Somatisation and alexithymia in patients with high use of medical care and medically unexplained symptoms
Source: Mental Health in Family Medicine, Volume 5, Number 3, September 2008 , pp. 139-148(10)
Publisher: Radcliffe Publishing Ltd.
Abstract:Background and objective: Few reports in the medical literature examine physician agreement on a standard assessment for somatisation in primary care patients. We describe somatising patients who were subjectively identified by family physicians and subsequently classified on the somatisation spectrum by a standard evaluation. We also examine the relation between somatisation and alexithymia.
Method: Responding to a brief verbal prompt, family physicians referred high-utilising patients 18 years old and older who had 'persistent medically unexplained symptoms for at least 6 months' (n = 72). Patients who agreed to participate in the study (n = 48) were assessed individually using a structured diagnostic interview and two measures of alexithymia.
Results: All participating patients met inclusion criteria for one of two abridged subtypes on the somatisation spectrum. Somatisation was not related to alexithymia.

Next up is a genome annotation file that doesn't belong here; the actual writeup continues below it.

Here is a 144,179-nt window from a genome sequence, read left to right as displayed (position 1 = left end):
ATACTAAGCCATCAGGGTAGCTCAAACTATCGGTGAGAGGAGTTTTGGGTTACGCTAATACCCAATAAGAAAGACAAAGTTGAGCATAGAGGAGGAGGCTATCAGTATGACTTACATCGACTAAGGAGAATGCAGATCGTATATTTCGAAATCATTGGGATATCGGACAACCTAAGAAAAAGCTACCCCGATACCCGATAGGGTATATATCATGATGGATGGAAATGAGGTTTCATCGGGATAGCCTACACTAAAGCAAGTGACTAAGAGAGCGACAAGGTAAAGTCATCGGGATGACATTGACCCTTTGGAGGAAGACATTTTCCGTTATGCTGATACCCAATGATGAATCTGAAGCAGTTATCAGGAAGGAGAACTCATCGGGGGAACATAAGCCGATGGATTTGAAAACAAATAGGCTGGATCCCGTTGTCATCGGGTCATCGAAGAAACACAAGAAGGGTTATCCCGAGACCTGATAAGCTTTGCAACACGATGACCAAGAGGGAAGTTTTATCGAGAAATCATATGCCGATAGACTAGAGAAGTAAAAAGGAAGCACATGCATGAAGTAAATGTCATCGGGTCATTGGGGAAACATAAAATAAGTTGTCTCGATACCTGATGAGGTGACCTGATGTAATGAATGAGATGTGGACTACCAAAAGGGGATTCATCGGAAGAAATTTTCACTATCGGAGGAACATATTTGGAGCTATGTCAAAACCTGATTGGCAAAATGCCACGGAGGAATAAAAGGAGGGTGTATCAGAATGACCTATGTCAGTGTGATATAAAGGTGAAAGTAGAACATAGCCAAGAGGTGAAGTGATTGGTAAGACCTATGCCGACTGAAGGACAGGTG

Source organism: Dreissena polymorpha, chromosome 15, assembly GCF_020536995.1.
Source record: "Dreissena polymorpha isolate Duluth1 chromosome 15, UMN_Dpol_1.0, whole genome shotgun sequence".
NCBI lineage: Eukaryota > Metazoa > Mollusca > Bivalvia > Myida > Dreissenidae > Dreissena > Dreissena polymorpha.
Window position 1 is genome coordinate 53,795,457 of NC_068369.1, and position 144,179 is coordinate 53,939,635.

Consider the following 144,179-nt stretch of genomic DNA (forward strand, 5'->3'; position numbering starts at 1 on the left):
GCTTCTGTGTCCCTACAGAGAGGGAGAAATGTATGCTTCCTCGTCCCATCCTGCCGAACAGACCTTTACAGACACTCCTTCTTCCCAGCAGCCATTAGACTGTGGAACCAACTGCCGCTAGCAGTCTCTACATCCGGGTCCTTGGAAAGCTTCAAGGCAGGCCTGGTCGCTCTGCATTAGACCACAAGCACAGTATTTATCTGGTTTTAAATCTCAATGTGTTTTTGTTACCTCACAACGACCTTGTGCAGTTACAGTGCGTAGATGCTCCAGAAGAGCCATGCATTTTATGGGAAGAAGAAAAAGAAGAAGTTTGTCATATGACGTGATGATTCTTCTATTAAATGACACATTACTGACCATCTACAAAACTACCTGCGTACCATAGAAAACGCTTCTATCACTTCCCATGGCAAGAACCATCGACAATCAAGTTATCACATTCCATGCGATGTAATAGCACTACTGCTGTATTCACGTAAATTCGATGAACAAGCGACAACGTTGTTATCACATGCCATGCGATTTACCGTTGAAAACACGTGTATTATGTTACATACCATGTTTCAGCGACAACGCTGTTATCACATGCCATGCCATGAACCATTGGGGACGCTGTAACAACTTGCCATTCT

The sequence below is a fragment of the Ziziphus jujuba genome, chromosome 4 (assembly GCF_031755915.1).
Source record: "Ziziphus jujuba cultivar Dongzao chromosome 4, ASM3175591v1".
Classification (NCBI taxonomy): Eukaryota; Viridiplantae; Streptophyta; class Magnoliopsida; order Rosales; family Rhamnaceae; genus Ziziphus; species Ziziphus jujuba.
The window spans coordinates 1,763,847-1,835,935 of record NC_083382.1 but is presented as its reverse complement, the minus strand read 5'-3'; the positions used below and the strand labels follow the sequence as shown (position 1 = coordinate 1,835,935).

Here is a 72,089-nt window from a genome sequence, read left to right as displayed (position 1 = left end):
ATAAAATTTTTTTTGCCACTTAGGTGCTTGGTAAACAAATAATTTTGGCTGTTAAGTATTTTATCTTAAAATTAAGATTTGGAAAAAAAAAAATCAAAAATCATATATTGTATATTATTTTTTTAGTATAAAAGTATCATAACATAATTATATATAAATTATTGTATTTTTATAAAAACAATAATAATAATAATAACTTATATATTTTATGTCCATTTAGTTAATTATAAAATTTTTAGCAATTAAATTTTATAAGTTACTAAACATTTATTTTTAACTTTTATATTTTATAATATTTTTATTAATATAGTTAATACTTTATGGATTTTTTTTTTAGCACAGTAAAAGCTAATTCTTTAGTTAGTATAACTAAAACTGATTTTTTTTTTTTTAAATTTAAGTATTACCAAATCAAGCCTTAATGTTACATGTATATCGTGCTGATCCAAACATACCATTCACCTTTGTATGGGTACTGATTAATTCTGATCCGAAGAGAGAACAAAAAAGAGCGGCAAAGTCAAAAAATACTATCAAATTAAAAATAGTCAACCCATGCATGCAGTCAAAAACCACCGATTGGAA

Conclusions: Family physicians subjectively identified patients who had somatisation, with a high level of accuracy and without formal screening or diagnostic tests. Embedded in a disease-management system, especially an electronic version, a brief verbal prompt to physicians to identify patients on the somatisation spectrum could potentially realise considerable savings in physician time and medical system financial expenditures.
Document Type: Research Article
Affiliations: 1: Department of Family Medicine and Department of Psychiatry and Psychology, Mayo Clinic, Rochester, Minnesota, USA 2: Department of Family Medicine, Mayo Clinic, Rochester, Minnesota, USA 3: Department of Psychiatry and Psychology, Mayo Clinic, Rochester, Minnesota, USA 4: Department of Family Medicine and Community Health, University of Minnesota, Minneapolis, Minnesota, USA 5: Department of Psychology, Fox Lake Correctional Institution, Fox Lake, Wisconsin, USA 6: Division of Biomedical Informatics and Biostatistics, Mayo Clinic, Rochester, Minnesota, USA
Publication date: 2008-09-01